Fawad Ahmed – Asylum Seeker turned Australian Cricketer
Marghuz is a village in the district of Swabi, which falls in the province of Khyber Pakhtunkhwa, Pakistan’s North Western province, bordering Afghanistan. Located somewhere in between the provincial capital of Peshawar, and the Federal capital of Islamabad, Marghuz provides little financial opportunity, and social mobility. Many locals travel to large urban cities for education and employment opportunities, remitting money back to their villages.
Fawad Ahmed was an exception to that norm. As a right arm leg spinner, he first played for the district of Swabi in local competitions, before playing first class cricket within his province. Regarded as young talent which needed to be harnessed, he continued to grow through the ranks playing first-class cricket (the level down from playing for the national team), and catching the eyes of the selectors for call up.
It was his passion off the cricket pitch however, which is what wasn’t sitting well with some people in his community. Post 9/11, there had been a large influx of NGOs, who had started to work more prominently in Pakistan, on issues such as education, water and sanitation, and access to healthcare. Even though they were commissioned largely as a method to stem regional unrest, they did provide greater access to social services, which Fawad was very passionate about facilitating for his community. This however, didn’t sit well with some of the local community members, who saw this as a foreign intervention, and one with strings attached. Fawad was seen as facilitating this, and after more soft methods, he started receiving threats, which compromised his safety, and that of this family.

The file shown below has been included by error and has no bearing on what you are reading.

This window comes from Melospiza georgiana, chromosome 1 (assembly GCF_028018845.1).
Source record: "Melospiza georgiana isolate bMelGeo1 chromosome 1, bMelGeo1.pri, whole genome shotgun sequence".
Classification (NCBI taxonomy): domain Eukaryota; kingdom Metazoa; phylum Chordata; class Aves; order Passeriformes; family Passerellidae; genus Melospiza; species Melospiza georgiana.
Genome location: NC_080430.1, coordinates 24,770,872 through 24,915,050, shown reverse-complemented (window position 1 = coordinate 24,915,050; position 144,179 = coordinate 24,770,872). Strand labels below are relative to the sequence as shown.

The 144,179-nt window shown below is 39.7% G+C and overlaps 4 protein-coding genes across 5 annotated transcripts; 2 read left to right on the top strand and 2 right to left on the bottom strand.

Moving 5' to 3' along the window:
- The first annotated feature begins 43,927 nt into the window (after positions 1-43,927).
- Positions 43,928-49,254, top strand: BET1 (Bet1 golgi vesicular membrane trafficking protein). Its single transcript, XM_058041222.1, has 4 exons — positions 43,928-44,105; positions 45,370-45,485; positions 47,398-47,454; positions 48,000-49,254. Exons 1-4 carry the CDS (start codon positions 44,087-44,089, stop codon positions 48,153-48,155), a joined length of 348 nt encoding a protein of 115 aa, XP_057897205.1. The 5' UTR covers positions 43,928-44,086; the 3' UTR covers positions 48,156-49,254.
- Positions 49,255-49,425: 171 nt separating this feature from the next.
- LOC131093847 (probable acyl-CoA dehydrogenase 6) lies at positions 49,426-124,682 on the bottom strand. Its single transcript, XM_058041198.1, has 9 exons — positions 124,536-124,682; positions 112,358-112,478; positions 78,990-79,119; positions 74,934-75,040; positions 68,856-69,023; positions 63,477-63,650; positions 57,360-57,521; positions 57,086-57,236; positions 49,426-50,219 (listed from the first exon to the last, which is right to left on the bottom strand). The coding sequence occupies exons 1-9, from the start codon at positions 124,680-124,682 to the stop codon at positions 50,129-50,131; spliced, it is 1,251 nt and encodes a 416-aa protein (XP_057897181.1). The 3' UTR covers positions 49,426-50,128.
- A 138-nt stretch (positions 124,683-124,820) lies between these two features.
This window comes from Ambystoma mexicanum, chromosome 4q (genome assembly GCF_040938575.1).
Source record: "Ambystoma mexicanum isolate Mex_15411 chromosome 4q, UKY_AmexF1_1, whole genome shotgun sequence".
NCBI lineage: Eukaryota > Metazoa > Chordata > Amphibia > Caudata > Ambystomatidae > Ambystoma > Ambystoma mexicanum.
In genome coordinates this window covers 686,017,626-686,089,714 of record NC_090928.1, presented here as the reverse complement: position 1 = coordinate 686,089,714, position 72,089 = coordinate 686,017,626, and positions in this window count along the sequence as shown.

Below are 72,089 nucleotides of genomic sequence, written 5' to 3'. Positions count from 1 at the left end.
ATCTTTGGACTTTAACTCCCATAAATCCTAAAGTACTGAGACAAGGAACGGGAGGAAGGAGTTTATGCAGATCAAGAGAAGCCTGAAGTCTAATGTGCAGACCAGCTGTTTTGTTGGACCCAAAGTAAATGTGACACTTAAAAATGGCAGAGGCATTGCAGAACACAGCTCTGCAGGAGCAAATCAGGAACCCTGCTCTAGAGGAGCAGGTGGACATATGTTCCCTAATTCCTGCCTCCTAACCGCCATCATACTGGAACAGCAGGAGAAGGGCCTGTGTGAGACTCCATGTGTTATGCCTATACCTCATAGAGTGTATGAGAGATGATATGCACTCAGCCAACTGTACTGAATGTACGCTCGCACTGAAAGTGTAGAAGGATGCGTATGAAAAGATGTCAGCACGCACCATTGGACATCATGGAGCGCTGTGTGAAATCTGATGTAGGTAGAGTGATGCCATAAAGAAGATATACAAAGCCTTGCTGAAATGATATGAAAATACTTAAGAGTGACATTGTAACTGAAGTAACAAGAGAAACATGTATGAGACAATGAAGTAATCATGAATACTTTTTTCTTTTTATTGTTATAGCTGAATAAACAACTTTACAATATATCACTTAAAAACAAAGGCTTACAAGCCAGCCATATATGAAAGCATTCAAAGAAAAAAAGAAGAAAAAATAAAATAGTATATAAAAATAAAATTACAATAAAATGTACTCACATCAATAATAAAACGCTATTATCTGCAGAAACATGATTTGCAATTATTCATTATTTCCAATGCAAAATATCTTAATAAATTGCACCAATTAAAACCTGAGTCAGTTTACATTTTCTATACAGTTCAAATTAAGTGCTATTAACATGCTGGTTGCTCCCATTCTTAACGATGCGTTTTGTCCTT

One of Fawad’s friend managed to help him gain a short-stay visa for Australia. He arrived to play for Yoogali in the state of New South Wales late in season 2009-10. Ahmed soon applied for refugee status and, while the claim was considered, moved to Melbourne later in 2010 to join suburban side Hoppers Crossing. Fawad’s initial claim for asylum failed, and while the refugee review tribunal was reviewing his appeal, Fawad started playing for the University of Melbourne, where he revealed his precarious position to club president Derek Bennett. Bennett took up his case with head of Cricket Australia, James Sutherland, who strengthened and expedited his claim for permanent residency. Fawad was eventually granted permanent residency, and then consequentially citizenship, and has represented Australia on multiple occasions, making him one of the migrant community’s success stories.
Fawad Ahmed’s case shows that TCKs can adapt to new cultures at short notice, and in adverse circumstances. Not only has adapted to the Australian culture, but has made it richer through the experiences he can share, on and off the cricket field.
How do you feel that countries can facilitate refugees adapting to their chosen country, and adding the richness of thought and experience that they bring?
Fawad Ahmed highlights how he balances his faith and his commitment to cricket, and Australia.
Fawad’s journey is narrated from asylum seeker to Australian cricketer.
This piece highlights Fawad Ahmed’s success on the cricket pitch.